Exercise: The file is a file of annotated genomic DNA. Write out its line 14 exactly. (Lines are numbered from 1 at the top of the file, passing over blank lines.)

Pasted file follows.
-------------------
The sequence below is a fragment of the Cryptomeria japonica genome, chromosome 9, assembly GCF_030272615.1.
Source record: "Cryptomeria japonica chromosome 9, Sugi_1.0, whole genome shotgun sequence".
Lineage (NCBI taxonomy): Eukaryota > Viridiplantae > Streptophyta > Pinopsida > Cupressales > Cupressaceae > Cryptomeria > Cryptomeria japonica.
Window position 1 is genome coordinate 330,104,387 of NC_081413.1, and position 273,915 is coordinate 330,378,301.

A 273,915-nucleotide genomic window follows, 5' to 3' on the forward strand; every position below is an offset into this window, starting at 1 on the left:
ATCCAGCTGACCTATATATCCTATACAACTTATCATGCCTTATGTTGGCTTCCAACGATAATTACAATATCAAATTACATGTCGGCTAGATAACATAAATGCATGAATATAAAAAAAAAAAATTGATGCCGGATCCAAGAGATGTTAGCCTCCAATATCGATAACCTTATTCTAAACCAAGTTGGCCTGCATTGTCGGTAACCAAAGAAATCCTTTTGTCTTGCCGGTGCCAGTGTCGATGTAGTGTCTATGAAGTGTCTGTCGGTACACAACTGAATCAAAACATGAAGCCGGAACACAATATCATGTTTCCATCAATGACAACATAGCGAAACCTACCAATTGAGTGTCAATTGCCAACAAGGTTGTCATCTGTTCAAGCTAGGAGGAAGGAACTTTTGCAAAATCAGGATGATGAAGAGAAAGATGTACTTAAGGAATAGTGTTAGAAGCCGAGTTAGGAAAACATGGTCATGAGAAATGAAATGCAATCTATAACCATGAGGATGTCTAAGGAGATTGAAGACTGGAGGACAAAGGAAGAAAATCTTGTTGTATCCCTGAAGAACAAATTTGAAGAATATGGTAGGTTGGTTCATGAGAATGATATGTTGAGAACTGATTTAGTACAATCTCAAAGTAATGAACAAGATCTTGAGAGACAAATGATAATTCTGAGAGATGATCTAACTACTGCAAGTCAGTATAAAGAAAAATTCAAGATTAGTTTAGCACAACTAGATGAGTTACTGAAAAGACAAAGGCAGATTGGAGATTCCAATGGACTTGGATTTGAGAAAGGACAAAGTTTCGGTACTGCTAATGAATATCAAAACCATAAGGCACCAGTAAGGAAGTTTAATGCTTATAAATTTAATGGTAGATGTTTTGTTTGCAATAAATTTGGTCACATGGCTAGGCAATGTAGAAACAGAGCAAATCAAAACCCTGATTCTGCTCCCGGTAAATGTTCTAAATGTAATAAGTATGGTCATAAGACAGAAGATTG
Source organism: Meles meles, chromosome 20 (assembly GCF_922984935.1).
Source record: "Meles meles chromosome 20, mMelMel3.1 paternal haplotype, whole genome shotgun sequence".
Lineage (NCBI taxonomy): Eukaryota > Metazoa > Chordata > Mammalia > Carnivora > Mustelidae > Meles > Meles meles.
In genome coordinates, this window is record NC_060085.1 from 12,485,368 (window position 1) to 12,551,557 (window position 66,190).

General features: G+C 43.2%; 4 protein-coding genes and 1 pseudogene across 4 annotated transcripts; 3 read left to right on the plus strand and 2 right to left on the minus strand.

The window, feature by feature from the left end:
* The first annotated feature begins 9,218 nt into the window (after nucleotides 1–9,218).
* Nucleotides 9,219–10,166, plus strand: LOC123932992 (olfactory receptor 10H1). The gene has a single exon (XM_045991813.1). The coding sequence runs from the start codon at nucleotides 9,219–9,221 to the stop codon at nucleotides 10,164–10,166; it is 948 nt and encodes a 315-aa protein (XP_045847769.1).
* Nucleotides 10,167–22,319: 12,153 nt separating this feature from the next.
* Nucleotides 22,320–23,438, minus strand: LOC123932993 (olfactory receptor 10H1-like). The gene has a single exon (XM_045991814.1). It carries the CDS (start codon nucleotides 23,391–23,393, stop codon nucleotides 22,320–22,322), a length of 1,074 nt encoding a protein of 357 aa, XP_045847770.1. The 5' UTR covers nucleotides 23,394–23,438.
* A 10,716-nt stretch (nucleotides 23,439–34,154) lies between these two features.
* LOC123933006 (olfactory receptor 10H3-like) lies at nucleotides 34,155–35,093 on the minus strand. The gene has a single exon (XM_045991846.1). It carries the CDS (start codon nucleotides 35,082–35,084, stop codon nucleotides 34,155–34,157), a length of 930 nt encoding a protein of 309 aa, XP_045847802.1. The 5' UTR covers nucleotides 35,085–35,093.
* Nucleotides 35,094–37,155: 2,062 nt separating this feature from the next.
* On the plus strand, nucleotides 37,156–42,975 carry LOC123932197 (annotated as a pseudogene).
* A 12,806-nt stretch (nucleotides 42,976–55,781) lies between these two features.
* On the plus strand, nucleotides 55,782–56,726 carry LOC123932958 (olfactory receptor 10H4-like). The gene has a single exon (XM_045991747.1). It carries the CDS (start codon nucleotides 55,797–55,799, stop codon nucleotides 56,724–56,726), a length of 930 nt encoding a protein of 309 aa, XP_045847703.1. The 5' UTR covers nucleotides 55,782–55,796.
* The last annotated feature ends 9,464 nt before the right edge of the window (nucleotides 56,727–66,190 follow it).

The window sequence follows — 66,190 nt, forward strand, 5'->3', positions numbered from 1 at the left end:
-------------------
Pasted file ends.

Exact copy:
* Nucleotides 9,219–10,166, plus strand: LOC123932992 (olfactory receptor 10H1). The gene has a single exon (XM_045991813.1). The coding sequence runs from the start codon at nucleotides 9,219–9,221 to the stop codon at nucleotides 10,164–10,166; it is 948 nt and encodes a 315-aa protein (XP_045847769.1).